Json PECL extension provides, since 2006, JSON format support. This extension have been integrated in PHP 5.2.0.

This is absolutely no project to drop this support from PHP.

Documentation : Javascript Object Notation

Use example of  json_encode :

php -r 'var_dump(json_encode(array("foo","bar")));'
string(13) "["foo","bar"]"

Use example of json_decode :

php -r 'var_dump(json_decode("[\"foo\",\"bar\"]"));'
array(2) {
  [0] =>
  string(3) "foo"
  [1] =>
  string(3) "bar"

During a code License review, Debian project have discovered an issue with this extension and have reported it (Bug #63520). Effectively, code from json.org is not free, as its License includes a restriction to freedom 0 (run the program for any purpose) : "The Software shall be used for Good, not Evil". (No need to argue on this fact, this have been stated by FSF, and this is a reference for most of Linux distribution).

I have been able to quickly free the encoder in PHP 5.4.10 by dropping the non-free and unneeded code (Bug #63588).

For the parser, I've start to write a new PECL extension, jsonc, which use the free json-c library (MIT License). The code of the encoder still the same than the PHP 5.5 one. This new development also imply some contribution to the library:

  • PR51 : parser dynamic depth (in 0.11)
  • PR52 : float number parse must be local independent (in 0.11)
  • PR90 : integer must not start with zero  (merged)
  • PR94 : string must be single-quoted (pending)
  • PR94 : comments are not allowed
  • PR94 : trailing char are not allowed
  • etc

The jsonc extension is a drop-in alternative to the non-free json extension.

As the json-c library provides a incremental parser, I also add this new feature to the extension.

Use example of JsonIncrementalParser class:

$parser = new JsonIncrementalParser();
$fic = fopen("somefile.json", "r");
do {
    $buf = fgets($fic);
    $ret = $parser->parse($buf);
} while ($buf && ($ret==JsonIncrementalParser::JSON_PARSER_CONTINUE));
$result = $parser->get();

You can also parse a file, without having to load it into memory:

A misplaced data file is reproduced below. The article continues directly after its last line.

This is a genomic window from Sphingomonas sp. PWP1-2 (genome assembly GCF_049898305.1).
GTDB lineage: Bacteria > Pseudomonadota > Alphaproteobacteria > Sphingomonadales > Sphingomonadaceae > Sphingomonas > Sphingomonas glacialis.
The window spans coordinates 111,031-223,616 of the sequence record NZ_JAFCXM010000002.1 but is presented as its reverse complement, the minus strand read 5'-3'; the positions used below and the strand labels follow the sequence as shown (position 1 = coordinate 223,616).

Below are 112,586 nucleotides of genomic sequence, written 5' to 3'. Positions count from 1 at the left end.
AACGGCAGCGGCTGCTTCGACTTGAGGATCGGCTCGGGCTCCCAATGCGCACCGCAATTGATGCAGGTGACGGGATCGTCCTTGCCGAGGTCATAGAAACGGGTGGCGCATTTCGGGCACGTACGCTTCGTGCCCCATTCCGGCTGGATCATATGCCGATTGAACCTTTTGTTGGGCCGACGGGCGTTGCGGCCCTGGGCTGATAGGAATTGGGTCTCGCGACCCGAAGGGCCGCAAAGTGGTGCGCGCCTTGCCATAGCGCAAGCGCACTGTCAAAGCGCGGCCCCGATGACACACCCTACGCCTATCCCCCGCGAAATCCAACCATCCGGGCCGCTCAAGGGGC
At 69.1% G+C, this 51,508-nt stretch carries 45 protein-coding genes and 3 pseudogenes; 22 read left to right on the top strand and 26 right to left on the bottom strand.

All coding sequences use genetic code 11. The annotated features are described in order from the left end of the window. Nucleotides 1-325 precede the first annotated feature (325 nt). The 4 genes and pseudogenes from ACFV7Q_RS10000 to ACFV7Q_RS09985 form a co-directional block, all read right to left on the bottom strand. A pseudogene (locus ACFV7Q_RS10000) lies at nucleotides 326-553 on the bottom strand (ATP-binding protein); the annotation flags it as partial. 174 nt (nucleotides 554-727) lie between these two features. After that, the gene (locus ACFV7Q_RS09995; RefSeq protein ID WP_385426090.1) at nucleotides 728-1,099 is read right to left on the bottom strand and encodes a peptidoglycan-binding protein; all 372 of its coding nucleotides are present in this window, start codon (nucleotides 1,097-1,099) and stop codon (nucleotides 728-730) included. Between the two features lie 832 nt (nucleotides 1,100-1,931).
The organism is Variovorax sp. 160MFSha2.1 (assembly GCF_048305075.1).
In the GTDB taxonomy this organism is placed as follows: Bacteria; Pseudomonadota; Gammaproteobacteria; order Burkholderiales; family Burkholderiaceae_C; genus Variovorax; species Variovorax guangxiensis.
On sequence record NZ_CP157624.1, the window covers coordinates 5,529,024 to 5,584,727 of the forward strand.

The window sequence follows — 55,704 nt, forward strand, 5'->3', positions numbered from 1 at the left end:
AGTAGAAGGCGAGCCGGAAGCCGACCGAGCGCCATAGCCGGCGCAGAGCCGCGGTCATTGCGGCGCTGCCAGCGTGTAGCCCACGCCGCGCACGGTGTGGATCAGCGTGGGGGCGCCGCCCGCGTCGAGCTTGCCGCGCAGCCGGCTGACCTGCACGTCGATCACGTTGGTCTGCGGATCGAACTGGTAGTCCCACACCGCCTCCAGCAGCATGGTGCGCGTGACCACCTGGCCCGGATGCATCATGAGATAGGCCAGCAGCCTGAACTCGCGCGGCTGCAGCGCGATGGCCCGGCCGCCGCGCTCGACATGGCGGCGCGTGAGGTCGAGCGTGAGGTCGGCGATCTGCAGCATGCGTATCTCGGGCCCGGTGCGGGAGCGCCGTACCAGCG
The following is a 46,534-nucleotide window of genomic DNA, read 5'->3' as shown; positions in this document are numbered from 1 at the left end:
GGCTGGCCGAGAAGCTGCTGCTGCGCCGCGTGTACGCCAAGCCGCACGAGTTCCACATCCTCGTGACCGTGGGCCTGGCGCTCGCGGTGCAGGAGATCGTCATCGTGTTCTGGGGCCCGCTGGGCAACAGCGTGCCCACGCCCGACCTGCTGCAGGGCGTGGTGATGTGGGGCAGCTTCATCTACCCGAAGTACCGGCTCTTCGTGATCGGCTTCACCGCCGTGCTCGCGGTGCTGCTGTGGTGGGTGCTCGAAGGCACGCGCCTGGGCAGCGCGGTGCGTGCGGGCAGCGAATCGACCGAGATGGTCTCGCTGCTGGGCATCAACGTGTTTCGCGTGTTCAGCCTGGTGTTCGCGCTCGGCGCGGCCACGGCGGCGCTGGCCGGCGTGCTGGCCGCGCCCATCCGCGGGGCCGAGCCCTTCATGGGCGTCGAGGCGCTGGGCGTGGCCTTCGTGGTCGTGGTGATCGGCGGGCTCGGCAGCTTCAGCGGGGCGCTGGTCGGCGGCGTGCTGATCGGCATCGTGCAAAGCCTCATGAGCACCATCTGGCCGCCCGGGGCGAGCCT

$ret = $parser->parseFile("somefile.json");
$result = $parser->get();

This parser have 2 strictness mode, strict mode, used by default, close to original php one, and a standard mode, less strict which allow comments or some bad constructed data / list. Using the new  JSON_PARSER_NOTSTRICT option allow, for example, to parse the following configuration file (which can be useful) :

Configuration file
    "temp": "/tmp", // directory
    "debug": true,  // boolean

Currently, with version 1.3.1 (beta), there's still some differences detected by the test suite. Those are fixed in the upcoming version 1.3.2 (stable) which is nearly ready (will require to use the bundled copy of json-c library, or a new / patched version).

The only remaining difference is the partial implementation of big integers parsing (and of JSON_BIGINT_AS_STRING option). This will only work in a 32bits version for value fitting in a 64bits integer (not managed by PHP, so returned as string or float). As no encoder will generate such data, I don't think this is a critical issue.

Performances are a bit behind (twice slower), but less than 1/10 of a second to parse a 130000 entries data seems is still acceptable (see bench results).

Linux Distributions

Debian have dropped the non free extension in PHP 5.5 / Jessie and provides the php5-json package (installed by default) build from the jsonc extension sources.

Fedora have dropped the non free extension in PHP 5.5 / Fedora 19 and provides the php-pecl-jsonc package (installed by default).

Mageia have replaced, in PHP 5.5, the non-free extension by the jsonc one (commit 442375).

Ubuntu have dropped the non free extension in PHP 5.5 / Saucy and provides the php5-json package.

If you have information about another distribution, thanks to tell me, so I will be able to edit this list.


Whatever the PHP installation method, JSON support will be available.